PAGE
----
From the time you are picked up by the Indigo Team in Guatemala, all in-country transport, accommodation, food, water & field training is provided! All you need to do is cover your flight to Guatemala City, grab your travel insurance, and cover any extra sundries.
9 Days £1,720 exc.flights
Sea turtle expedition 2022 Dates
20 June – 30 June. 3 Oct – 9 Oct.
Small group travel. Places limited to 12.
El Banco is a small community that traditionally relies principally on fishing as its mainstay. Fishing takes place in the ocean just offshore, and also in the wetlands a few hundred metres inland.
The el Banco community is humble, and very welcoming and open to receiving visitors. Be prepared to be greeted by smiles, and leave having made new friends.
You will work alongside members of the local community on their long-term sea turtle conservation project.
For the past 25 years the staff at the Tortugario el Banco have tirelessly incubated sea turtle eggs in protected hatcheries and then released the hatchlings into the ocean.
Their efforts have been hugely successful with numbers of turtles released each year consistently rising. In 2017 an amazing 195,754 olive ridley turtles were safely released back in to the sea.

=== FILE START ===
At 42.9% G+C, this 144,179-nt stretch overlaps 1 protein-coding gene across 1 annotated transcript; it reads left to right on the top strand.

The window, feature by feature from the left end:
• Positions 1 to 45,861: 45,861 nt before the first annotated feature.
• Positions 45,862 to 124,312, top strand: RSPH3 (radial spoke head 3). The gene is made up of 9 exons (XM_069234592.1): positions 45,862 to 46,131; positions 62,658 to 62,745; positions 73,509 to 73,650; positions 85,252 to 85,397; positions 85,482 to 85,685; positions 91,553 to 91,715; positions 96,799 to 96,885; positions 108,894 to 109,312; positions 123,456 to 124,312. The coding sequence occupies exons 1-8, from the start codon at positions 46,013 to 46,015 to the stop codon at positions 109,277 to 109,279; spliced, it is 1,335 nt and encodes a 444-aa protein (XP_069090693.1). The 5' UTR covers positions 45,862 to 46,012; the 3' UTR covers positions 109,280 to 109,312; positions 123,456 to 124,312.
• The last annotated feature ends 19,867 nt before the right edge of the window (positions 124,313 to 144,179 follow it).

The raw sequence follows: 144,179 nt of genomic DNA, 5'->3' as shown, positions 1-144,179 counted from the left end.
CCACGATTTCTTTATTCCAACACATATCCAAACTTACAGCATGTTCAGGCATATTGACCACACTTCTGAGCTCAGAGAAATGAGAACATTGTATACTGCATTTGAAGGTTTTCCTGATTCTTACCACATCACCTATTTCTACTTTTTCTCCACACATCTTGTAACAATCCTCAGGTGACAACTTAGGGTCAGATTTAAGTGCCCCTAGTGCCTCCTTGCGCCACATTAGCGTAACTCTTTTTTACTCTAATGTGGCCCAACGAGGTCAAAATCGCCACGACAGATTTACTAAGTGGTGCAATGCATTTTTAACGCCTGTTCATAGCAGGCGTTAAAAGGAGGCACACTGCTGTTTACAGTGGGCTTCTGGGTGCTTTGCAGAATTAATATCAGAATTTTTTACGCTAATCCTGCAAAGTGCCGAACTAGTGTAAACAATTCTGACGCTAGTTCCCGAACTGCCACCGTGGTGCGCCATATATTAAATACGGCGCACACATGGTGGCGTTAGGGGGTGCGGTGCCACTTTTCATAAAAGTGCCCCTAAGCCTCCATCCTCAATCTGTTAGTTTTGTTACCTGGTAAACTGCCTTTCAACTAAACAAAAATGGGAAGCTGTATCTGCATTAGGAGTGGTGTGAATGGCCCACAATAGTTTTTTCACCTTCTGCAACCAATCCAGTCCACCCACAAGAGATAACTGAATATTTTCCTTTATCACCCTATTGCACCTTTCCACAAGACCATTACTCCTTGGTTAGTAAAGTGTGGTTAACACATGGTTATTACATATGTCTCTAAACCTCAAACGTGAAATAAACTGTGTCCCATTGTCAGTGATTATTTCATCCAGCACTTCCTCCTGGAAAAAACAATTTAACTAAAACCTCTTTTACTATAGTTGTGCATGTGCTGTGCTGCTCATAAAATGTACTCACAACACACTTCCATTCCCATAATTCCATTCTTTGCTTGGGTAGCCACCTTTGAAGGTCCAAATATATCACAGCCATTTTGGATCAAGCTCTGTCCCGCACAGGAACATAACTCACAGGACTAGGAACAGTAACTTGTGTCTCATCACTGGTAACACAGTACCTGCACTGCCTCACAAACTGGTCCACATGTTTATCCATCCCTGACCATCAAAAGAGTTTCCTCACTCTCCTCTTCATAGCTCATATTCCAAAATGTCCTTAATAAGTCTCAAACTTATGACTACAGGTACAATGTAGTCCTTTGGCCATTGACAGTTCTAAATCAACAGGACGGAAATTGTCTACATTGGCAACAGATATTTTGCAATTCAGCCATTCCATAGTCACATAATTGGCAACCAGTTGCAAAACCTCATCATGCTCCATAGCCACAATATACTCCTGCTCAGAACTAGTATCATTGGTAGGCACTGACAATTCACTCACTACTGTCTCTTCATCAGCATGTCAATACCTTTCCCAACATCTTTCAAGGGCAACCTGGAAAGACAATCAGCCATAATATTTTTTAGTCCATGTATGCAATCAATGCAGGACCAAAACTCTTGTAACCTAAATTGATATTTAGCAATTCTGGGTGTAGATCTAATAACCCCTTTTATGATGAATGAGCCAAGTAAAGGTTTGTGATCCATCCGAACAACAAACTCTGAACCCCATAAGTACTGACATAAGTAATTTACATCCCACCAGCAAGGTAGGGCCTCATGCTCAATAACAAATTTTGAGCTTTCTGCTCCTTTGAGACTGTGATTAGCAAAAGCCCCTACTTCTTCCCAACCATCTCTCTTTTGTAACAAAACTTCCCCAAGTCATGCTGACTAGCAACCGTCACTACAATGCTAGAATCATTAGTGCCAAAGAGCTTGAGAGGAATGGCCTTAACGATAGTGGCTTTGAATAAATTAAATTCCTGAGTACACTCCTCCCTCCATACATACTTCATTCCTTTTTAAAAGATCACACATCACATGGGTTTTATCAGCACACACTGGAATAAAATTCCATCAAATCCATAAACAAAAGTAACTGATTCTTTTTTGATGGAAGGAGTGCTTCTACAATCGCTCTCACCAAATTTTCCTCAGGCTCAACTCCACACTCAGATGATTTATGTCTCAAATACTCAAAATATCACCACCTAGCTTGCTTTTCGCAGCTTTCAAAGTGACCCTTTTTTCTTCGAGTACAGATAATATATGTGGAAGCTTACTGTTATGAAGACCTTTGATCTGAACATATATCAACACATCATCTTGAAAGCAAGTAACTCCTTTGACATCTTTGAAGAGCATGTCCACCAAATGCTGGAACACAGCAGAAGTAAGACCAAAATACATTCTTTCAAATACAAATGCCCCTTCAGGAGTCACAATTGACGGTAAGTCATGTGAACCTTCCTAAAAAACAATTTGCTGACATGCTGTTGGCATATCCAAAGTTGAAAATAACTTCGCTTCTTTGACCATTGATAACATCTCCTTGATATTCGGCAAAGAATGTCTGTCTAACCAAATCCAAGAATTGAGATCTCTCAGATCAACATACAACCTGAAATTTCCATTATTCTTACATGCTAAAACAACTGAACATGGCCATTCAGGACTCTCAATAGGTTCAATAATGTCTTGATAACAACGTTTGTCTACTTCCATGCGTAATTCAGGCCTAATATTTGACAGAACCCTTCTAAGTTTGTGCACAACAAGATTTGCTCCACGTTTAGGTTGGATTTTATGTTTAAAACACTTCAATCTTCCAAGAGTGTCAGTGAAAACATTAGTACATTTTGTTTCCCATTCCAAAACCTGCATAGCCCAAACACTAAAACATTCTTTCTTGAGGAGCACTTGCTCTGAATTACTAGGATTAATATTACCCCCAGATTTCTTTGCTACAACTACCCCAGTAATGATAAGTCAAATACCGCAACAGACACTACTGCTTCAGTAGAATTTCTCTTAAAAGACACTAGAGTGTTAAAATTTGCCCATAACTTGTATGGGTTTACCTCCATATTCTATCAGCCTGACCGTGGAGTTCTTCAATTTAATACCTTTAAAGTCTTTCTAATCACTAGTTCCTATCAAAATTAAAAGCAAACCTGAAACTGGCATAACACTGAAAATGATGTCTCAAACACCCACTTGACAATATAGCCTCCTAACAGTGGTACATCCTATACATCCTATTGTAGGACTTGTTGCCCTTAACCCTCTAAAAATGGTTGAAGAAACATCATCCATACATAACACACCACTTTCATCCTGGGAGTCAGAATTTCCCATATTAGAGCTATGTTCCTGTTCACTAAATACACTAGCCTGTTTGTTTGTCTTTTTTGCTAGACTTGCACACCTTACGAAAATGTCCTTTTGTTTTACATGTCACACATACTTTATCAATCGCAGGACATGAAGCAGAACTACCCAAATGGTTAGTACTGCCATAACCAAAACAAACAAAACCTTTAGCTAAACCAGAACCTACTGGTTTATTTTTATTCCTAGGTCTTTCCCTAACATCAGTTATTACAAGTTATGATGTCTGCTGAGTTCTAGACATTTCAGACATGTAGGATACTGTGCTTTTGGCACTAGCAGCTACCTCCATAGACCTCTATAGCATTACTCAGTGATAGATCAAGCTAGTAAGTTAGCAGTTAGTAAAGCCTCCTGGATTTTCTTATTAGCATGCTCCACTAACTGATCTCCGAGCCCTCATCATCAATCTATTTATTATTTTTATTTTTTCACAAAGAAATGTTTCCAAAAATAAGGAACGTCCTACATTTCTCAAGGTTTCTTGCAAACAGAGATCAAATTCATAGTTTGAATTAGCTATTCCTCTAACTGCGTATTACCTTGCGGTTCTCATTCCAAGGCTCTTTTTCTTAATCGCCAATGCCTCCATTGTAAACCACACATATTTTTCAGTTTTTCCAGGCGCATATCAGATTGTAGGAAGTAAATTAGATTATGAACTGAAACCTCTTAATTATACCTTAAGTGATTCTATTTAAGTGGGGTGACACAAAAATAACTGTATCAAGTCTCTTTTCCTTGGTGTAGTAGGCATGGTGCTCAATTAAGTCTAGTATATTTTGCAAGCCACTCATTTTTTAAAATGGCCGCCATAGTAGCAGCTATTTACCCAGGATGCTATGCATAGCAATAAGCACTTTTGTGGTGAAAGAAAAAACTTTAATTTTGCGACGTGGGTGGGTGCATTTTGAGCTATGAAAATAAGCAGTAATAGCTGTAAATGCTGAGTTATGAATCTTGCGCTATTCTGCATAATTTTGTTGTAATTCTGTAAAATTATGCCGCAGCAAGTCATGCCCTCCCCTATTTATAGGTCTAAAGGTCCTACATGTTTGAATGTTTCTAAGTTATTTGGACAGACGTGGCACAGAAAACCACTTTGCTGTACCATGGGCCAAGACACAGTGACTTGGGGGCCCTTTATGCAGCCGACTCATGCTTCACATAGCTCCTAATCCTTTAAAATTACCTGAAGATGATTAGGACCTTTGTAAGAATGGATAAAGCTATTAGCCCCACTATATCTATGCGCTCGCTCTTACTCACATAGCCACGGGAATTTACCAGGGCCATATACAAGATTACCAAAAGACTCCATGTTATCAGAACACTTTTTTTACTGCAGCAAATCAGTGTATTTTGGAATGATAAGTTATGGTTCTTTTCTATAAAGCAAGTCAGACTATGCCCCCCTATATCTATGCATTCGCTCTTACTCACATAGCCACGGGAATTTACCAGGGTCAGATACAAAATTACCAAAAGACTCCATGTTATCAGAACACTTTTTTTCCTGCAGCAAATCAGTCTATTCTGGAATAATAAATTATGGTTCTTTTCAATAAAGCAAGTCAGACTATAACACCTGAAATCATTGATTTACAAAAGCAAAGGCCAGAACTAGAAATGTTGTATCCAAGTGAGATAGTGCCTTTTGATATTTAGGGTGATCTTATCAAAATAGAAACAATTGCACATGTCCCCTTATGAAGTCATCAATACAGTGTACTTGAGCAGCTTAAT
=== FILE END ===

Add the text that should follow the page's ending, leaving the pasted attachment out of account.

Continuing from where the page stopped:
While there’s an almost constant breeze from the Pacific Ocean, the climate on the Pacific coast is remarkably hot and humid for most of the year.
Mornings are a perfect time to enjoy the peace and tranquility of the coast. Sea turtles seem to prefer coming up to nest during, or after, recent rains so be prepared to get a little wet.
It will be worth it to witness the spectacle of these wonderful creatures.
Discover the Pacific Coast
The volcanic coastal plain of Guatemala is home to mangroves, wetlands, and black sandy beaches. Three species of sea turtles nest on these striking beaches, and the wetlands are an important resource for migrating birds.
The Pacific Coastal Plain of Guatemala is a fertile region rich in diverse habitats, from marshy wetlands, to mangroves and black sandy beaches.
The wetlands and mangroves are important habitats for migrating birds. Many species are found here, including yellow-headed vulture, white pelican, wood stork, and osprey.
The black sandy beaches are the nesting grounds for three species of sea turtle, the most common is the olive ridley. In recent years green turtles have also started to use the beaches here to lay their eggs on. The endangered leatherback turtle is an occasional visitor to the area, a true gentle giant.
Indigo Expeditions works closely with Estación Biológica el Banco to help better understand the ecology and conservation of endangered sea turtles, and how to provide sustainabe employment for the local community, and protect important habitat for endangered wildlife. We believe that by working in partnership with nature we can protect these species now and for future generations.
By working in this region of Guatemala we will be able to contribute to conservation efforts for these amazing species.
It is an honour to work with the community of el Banco managing the sea turtle hatchery and contributing to the survival of endangered sea turtles on the Pacific Coast.